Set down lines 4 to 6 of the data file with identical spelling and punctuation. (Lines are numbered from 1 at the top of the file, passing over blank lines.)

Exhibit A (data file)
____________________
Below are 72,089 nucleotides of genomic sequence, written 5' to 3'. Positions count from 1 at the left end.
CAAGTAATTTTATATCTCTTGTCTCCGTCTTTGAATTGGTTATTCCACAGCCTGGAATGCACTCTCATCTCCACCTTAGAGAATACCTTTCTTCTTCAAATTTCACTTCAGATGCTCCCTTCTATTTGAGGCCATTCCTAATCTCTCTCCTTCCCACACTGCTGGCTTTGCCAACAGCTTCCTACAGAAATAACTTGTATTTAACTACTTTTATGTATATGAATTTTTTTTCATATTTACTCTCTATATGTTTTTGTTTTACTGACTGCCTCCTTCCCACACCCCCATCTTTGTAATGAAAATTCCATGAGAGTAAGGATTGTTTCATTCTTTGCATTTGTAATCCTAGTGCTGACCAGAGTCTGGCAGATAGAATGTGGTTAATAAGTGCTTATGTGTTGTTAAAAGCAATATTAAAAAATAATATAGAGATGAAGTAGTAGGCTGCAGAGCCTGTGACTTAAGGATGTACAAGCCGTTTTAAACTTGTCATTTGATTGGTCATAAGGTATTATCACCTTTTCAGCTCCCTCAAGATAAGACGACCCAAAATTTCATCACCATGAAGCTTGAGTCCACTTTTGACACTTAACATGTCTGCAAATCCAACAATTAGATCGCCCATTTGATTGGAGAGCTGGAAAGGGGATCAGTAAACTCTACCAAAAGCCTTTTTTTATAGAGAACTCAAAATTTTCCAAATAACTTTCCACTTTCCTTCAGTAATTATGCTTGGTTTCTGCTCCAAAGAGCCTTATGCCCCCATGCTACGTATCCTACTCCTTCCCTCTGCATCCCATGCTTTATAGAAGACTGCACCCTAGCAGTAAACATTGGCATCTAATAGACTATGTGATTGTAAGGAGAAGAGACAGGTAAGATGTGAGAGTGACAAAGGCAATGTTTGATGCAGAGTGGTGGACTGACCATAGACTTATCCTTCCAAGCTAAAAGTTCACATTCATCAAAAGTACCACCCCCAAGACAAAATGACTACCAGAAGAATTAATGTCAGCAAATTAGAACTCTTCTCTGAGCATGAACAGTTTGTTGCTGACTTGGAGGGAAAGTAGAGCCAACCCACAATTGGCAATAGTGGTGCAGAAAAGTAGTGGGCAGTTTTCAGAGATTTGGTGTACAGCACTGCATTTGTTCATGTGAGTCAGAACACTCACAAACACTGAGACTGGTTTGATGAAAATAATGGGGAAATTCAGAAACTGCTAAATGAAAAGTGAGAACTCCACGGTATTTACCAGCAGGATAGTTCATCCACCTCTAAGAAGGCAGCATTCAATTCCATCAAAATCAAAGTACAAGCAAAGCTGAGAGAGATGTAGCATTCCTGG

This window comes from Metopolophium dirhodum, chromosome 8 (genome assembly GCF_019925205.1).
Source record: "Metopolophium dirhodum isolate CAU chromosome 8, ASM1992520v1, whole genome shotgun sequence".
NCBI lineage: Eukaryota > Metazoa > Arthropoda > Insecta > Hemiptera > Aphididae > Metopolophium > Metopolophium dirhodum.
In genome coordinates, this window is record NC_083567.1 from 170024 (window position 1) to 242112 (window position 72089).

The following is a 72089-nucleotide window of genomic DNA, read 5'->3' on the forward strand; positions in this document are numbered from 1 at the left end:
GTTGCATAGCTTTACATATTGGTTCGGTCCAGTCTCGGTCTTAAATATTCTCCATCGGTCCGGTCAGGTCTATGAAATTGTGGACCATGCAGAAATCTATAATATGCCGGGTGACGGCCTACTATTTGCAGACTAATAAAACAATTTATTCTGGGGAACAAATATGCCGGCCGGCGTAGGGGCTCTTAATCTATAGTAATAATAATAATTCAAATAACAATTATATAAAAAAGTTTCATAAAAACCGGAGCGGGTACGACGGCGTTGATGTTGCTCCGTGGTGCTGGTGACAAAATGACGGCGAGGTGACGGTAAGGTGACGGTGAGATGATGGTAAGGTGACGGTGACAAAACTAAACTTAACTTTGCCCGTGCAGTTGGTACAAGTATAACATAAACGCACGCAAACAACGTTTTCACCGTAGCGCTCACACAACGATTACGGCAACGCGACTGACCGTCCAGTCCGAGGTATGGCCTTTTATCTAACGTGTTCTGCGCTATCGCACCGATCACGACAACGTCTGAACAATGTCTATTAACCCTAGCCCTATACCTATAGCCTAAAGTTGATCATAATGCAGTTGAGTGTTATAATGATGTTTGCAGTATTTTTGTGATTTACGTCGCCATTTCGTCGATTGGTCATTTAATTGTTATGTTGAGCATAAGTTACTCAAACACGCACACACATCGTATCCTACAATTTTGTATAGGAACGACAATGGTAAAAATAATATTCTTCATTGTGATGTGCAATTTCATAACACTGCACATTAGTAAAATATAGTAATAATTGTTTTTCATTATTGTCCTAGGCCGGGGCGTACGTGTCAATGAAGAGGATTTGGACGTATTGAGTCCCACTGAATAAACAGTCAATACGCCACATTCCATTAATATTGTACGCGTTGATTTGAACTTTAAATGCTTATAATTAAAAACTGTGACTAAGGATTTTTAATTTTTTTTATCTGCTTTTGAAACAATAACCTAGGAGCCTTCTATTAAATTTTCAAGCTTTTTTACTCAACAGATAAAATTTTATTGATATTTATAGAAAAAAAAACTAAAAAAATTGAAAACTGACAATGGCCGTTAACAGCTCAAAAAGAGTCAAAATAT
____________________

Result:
Source record: "Metopolophium dirhodum isolate CAU chromosome 8, ASM1992520v1, whole genome shotgun sequence".
NCBI lineage: Eukaryota > Metazoa > Arthropoda > Insecta > Hemiptera > Aphididae > Metopolophium > Metopolophium dirhodum.
In genome coordinates, this window is record NC_083567.1 from 170024 (window position 1) to 242112 (window position 72089).